Wall Street Journal
Prosecutors are pursuing criminal cases against JPMorgan Chase and Royal Bank of Scotland executives for allegedly selling flawed mortgage securities, unnamed sources said. Authorities are looking at a $2.2 billion deal that RBS handled, in which home mortgages were securitized. RBS has already reached a civil settlement with the SEC on the case. JPMorgan is being probed on a different deal, earlier investigated by the Justice Department's Sacramento, Calif., office, related to a 2007 memo written by a bank employee warning her bosses that they were putting bad loans into securities.
Tim Sloan, who was made a likely heir-apparent to Wells Fargo CEO John Stumpf on Tuesday, was the first Wells Fargo executive to get a call from Blackstone Group about making a joint bid for $50 billion of asset from GE Capital, unnamed sources said. Although Wells Fargo told American Banker Tuesday it has not set a specific date for making a decision about Stumpf's successor, the Journal points out the decision will need to be made fairly soon. Wells Fargo requires its executives to retire at age 65 and Stumpf is 62; Sloan is 55.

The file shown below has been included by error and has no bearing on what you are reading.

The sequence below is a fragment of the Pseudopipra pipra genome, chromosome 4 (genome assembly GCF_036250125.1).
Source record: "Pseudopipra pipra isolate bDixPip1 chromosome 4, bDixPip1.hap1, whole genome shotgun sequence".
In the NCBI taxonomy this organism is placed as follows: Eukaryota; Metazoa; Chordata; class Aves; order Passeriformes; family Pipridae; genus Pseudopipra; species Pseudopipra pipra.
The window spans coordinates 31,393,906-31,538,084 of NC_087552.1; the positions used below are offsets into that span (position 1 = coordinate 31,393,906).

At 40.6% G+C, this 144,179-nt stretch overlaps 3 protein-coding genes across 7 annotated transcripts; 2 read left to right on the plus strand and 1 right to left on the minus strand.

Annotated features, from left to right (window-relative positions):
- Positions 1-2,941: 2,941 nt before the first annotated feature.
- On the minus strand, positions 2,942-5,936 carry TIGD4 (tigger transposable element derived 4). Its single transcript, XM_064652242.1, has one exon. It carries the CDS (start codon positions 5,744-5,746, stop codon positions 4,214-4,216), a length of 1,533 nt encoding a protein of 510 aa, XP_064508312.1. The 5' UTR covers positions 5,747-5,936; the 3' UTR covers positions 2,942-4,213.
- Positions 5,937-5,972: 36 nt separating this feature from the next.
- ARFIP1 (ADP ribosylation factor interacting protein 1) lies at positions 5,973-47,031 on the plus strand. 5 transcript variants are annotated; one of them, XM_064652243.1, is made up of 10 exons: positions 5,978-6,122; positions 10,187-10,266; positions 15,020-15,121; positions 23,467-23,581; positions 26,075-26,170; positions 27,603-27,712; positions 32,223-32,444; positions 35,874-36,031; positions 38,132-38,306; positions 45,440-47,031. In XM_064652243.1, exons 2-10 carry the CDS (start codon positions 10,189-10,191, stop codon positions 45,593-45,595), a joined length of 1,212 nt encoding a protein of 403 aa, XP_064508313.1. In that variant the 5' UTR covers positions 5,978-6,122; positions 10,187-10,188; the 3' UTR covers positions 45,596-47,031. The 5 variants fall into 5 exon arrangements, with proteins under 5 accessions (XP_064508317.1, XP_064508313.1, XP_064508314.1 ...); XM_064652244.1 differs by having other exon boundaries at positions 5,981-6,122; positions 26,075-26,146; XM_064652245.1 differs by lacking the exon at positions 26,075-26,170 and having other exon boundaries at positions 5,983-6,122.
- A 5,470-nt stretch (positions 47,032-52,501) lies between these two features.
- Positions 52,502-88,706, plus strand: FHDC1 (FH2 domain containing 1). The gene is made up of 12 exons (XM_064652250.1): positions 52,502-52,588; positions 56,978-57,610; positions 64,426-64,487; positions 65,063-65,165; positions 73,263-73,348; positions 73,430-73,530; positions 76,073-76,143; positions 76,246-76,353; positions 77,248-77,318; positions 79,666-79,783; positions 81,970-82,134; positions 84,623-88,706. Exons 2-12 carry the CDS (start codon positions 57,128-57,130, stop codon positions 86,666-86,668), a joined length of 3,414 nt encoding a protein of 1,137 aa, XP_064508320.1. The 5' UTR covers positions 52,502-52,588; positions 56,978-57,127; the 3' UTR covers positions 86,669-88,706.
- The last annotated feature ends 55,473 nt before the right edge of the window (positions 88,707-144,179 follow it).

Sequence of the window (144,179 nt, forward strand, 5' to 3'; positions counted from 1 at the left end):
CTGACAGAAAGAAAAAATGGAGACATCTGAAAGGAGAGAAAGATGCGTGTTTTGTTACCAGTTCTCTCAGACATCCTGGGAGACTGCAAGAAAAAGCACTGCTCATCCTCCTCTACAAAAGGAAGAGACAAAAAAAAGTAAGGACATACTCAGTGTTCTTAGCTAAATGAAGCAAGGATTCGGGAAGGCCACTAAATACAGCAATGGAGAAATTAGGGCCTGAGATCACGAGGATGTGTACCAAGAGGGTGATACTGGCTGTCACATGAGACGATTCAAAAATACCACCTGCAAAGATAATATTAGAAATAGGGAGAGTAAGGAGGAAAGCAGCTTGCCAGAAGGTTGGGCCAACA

New York Fed president William Dudley said more work needs to be done on ending the perception that some banks are "too big to fail." "We should acknowledge and take stock of the significant advances achieved over the past few years, while at the same time remain focused on our responsibility to address the challenges that remain," Dudley said in prepared remarks at a Tuesday conference hosted by the Clearing House.
Square's IPO is scheduled for today. Its performance may have a lot to say about the prospects of other fintech companies. If Square stumbles, it may mean that other fintech startups will have a hard time getting rich from the public markets. The IPO market is far from a sure thing. LendingClub's shares have been pummeled as investors worry about the ability of online alternative lenders to make money.